fffff880`033c4490 fffff880`0170e0eb : fffffa80`086318d0 00000000`00000000 fffffa80`082881a0 fffffa80`067a8ab2 : tcpip!FlReceiveNetBufferListChain+0xb2
fffff880`033c4500 fffff880`016d7ad6 : fffffa80`00000000 00000000`00000000 00000000`00000000 00000000`00000000 : ndis!ndisMIndicateNetBufferListsToOpen+0xdb
fffff880`033c4570 fffff880`0165a5d4 : fffffa80`082881a0 fffff880`06a122c4 00000000`00000001 fffff880`06a4230e : ndis!ndisMDispatchReceiveNetBufferLists+0x1d6
fffff880`033c49f0 fffff880`0165a549 : fffff880`033c4b38 fffff880`06a42385 fffff880`033c4af0 fffff880`0423350c : ndis!ndisMTopReceiveNetBufferLists+0x24
fffff880`033c4a30 fffff880`0165a4e0 : fffff880`033c4af0 fffff880`0423362e fffffa80`0a84f010 fffff880`033c4af0 : ndis!ndisFilterIndicateReceiveNetBufferLists+0x29
fffff880`033c4a70 fffff880`0423033e : 00000000`00000001 fffffa80`0862d7e0 fffff880`033c4b38 00000000`00000000 : ndis!NdisFIndicateReceiveNetBufferLists+0x50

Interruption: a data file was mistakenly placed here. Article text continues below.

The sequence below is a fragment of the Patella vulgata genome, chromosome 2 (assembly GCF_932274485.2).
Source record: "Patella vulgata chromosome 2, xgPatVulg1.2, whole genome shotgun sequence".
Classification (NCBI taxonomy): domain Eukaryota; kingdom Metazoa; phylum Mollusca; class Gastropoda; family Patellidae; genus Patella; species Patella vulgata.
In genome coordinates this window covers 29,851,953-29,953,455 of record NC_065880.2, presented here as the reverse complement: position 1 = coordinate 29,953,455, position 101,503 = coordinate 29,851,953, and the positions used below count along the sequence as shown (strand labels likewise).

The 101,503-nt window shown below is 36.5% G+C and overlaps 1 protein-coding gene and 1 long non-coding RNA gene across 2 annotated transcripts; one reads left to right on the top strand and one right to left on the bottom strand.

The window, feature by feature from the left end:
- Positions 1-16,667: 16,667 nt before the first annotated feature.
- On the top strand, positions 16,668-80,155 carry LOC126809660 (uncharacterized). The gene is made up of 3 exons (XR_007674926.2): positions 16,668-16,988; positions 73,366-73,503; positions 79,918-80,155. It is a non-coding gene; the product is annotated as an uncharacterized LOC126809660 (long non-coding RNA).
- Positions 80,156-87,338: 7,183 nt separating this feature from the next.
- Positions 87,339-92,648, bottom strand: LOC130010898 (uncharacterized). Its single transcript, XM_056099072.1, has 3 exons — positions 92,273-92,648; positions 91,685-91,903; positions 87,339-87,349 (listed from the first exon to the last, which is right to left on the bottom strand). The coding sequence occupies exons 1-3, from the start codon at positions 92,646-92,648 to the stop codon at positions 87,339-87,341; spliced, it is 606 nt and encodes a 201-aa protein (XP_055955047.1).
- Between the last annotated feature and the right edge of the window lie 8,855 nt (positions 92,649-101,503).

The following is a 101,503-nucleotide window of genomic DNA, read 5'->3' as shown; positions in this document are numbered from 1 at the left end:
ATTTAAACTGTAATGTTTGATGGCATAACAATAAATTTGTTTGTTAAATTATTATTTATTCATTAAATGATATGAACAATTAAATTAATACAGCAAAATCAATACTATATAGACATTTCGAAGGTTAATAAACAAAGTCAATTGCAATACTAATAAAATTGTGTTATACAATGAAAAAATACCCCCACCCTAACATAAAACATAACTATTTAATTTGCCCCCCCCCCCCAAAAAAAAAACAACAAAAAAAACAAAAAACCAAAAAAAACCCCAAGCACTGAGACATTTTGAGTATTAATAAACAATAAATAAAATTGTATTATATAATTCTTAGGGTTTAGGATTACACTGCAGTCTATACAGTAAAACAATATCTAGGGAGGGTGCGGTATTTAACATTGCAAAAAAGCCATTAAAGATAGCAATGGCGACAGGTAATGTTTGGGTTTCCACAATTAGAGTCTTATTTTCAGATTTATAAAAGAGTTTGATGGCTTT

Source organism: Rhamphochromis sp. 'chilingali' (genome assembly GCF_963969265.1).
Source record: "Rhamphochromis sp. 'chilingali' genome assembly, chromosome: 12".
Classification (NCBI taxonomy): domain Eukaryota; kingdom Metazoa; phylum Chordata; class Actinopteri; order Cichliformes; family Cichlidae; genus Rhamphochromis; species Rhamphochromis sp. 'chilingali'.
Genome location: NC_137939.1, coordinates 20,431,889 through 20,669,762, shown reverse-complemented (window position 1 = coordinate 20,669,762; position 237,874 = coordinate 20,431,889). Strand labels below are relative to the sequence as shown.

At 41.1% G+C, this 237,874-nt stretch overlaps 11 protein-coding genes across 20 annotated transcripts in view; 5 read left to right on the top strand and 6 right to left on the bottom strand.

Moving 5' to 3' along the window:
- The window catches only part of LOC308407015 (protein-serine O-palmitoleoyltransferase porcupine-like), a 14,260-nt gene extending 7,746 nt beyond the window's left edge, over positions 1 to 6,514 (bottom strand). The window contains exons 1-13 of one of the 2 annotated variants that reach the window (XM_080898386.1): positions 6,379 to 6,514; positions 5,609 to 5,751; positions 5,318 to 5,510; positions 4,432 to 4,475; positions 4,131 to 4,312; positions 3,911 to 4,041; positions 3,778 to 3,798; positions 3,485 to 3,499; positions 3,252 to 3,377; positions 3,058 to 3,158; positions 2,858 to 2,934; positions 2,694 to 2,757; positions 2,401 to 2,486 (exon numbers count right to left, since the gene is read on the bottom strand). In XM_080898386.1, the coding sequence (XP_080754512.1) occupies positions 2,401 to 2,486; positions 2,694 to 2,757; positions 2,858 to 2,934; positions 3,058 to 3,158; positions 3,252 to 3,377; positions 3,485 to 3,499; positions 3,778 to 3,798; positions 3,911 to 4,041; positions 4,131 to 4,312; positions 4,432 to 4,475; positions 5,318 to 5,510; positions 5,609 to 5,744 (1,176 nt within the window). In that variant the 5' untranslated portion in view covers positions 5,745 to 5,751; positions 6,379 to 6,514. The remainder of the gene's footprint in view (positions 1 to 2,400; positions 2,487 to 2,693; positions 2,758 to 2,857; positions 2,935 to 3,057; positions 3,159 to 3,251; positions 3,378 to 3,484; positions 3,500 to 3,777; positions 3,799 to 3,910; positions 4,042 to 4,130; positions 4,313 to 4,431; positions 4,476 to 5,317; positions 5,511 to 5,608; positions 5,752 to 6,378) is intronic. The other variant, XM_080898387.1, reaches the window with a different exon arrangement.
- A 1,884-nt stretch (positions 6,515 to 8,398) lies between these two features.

fffff880`033c4ab0 fffff880`016730a7 : 00000000`00000001 fffffa80`082881a0 fffffa80`0a2b3030 00000000`00000000 : mfenlfk+0x133e
fffff880`033c4bc0 fffff880`0450f66c : 00000000`00000001 fffff800`030382d8 fffffa80`066f4660 fffffa80`07799890 : ndis! ?? ::FNODOBFM::`string'+0xcd8f
fffff880`033c4c10 fffff880`04509c17 : fffff880`0451f7a8 fffffa80`066f4660 fffffa80`066f4660 00000000`00000000 : tunnel!TeredoWfpIndicationWorker+0xb4
fffff880`033c4c50 fffff800`03189c93 : fffffa80`0862e960 00000000`00000001 fffffa80`08006620 fffffa80`066f4660 : tunnel!LwWorker+0x1b
fffff880`033c4c80 fffff800`02e9c261 : fffff800`03038200 fffff800`03189c01 fffffa80`066f4600 fffffa80`066f4660 : nt!IopProcessWorkItem+0x23